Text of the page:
Setting aside all that recent news to look at Tesla’s cars themselves, the Models S, 3, X, and Y are truly groundbreaking in the EV space because they were the first cars to do everything that a gas-powered car can do without asking drivers to sacrifice style and luxury. And people have been lining up in droves to buy them. So, despite the controversies, the company seems to be doing an admirable job of hewing to its mission to “accelerate the world’s transition to sustainable energy.”

We’ve recently gotten really interested in the materials that make up our world, and so we started to wonder: what are Tesla’s cars actually (Read more...)

Tails, You Win

Steamboat Willie put Walt Disney on the map as an animator. Business success was another story. Disney’s first studio went bankrupt. Later cartoons were monstrously expensive to produce, and financed at onerous terms. By the mid-1930s Disney had produced more than 400 cartoons – most of them short, most of them liked, and most of them losing money. Disney and his studio were nearly broke.

Snow White and the Seven Dwarfs changed everything. The $8 million it earned in the first six months of 1938 was an order of magnitude higher than anything the studio earned previously. It transformed Disney Studios. All company debts were paid off. Key employees got retention bonuses. The company purchased a new state-of-the-art studio in Burbank, where it remains today. By 1938 Walt had produced several hundred hours of film. But in business terms, the 83 minutes of Snow White was pretty much all that mattered.

Long tails drive everything. They dominate business, investing, sports, politics, products, careers, everything. Rule of thumb: Anything that is huge, profitable, famous, or influential is the result of a tail event. Another rule of thumb: Most of our attention goes to things that are huge, profitable, famous, or influential. And when most of what you pay attention to is the result of a tail, you underestimate how rare and powerful they really are.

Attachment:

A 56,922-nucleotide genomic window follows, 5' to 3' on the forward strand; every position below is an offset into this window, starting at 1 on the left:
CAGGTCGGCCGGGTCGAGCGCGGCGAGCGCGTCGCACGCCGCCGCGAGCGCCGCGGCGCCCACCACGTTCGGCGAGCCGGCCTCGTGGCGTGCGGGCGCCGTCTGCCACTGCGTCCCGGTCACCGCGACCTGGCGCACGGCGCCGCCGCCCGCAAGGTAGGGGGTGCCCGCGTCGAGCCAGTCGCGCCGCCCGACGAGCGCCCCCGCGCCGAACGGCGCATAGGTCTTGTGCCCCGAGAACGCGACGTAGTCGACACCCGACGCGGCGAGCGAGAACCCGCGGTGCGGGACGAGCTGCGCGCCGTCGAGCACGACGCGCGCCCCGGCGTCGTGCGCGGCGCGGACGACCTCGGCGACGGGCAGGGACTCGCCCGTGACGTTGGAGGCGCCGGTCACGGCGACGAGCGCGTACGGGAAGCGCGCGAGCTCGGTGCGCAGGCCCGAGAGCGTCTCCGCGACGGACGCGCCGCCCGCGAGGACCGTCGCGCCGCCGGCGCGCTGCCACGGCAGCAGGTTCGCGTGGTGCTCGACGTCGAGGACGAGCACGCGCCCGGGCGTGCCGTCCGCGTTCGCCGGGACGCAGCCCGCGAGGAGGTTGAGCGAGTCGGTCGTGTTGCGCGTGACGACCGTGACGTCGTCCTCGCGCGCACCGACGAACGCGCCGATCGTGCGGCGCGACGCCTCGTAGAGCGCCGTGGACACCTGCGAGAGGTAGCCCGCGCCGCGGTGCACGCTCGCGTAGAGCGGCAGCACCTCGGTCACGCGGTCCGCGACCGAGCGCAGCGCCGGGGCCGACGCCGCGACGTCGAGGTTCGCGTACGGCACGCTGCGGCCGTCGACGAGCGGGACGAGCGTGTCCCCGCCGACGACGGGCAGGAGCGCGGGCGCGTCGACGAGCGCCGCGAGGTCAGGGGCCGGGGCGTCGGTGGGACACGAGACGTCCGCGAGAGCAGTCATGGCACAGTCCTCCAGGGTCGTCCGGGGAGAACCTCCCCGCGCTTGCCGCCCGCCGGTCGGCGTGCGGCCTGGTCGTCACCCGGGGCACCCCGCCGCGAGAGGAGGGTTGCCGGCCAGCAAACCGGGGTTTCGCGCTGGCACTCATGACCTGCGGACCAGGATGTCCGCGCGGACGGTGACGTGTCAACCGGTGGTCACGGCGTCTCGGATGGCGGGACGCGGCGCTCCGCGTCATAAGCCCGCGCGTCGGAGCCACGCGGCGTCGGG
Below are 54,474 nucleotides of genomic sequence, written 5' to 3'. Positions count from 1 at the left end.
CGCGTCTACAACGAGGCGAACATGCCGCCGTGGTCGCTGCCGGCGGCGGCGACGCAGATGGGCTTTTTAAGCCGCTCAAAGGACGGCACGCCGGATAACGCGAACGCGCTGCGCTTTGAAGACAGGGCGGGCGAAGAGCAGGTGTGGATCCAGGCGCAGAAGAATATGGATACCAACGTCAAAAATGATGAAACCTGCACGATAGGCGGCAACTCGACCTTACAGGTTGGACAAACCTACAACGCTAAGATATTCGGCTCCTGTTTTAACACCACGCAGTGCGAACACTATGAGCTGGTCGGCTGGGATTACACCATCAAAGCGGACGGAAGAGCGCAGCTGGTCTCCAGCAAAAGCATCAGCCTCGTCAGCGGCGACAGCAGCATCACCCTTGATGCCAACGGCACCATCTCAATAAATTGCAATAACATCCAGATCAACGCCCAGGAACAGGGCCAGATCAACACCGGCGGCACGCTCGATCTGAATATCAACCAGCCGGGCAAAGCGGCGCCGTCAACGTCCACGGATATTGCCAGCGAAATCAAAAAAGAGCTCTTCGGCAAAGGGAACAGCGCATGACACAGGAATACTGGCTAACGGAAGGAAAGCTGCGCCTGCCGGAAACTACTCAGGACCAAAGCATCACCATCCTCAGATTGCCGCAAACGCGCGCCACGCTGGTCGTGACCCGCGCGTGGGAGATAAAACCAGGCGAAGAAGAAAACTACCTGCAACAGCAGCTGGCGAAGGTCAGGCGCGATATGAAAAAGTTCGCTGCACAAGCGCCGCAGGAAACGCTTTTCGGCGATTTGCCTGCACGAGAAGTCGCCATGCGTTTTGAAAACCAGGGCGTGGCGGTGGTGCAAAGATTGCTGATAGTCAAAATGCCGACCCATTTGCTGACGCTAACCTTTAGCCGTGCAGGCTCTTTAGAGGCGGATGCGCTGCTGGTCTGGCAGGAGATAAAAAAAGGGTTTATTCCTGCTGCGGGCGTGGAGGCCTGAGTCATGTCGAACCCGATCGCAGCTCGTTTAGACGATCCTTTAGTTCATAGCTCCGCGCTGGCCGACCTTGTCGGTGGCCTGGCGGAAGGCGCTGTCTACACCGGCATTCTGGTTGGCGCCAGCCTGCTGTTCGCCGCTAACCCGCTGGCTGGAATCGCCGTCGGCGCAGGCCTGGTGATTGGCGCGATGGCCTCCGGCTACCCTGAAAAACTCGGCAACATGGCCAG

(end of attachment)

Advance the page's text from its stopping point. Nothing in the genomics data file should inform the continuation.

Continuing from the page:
Venture capital is a tail-driven business. You’ve likely heard that. Make 100 investments, and almost all of your return will come from five of them; most (Read more...)

Little Ways The World Works

If you find something that is true in more than one field, you’ve probably uncovered something particularly important. The more fields it shows up in, the more likely it is to be a fundamental and recurring driver of how the world works.

Take two topics that seemingly have nothing to do with each other: goldfish and tech companies.

Take two groups of identical baby fish. Put one in abnormally cold water; the other in abnormally warm water. The fish living in cold water will grow slower than normal, while those in warm water will grow faster than normal.

Put both groups back in regular temperature water and they’ll eventually converge to become normal, full-sized adults.

Then the magic happens.

Fish with slowed-down growth in their early days go on to live 30% longer than average. Those with artificial super-charged growth early on die 15% earlier than average.

That’s what biologists from University of Glasgow found.

The cause isn’t complicated. Super-charged growth can cause permanent tissue damage and “may only be achieved by diversion of resources away from maintenance and repair of damaged biomolecules.” Slowed-down growth does the opposite, “allowing an increased allocation to maintenance and repair.”

“You might well expect a machine built in haste to fail quicker than one put together carefully and methodically, and our study suggests that this may be true for bodies too,” one of the researchers wrote.

The same thing has been found in humans. And in birds. And in rats.

And (Read more...)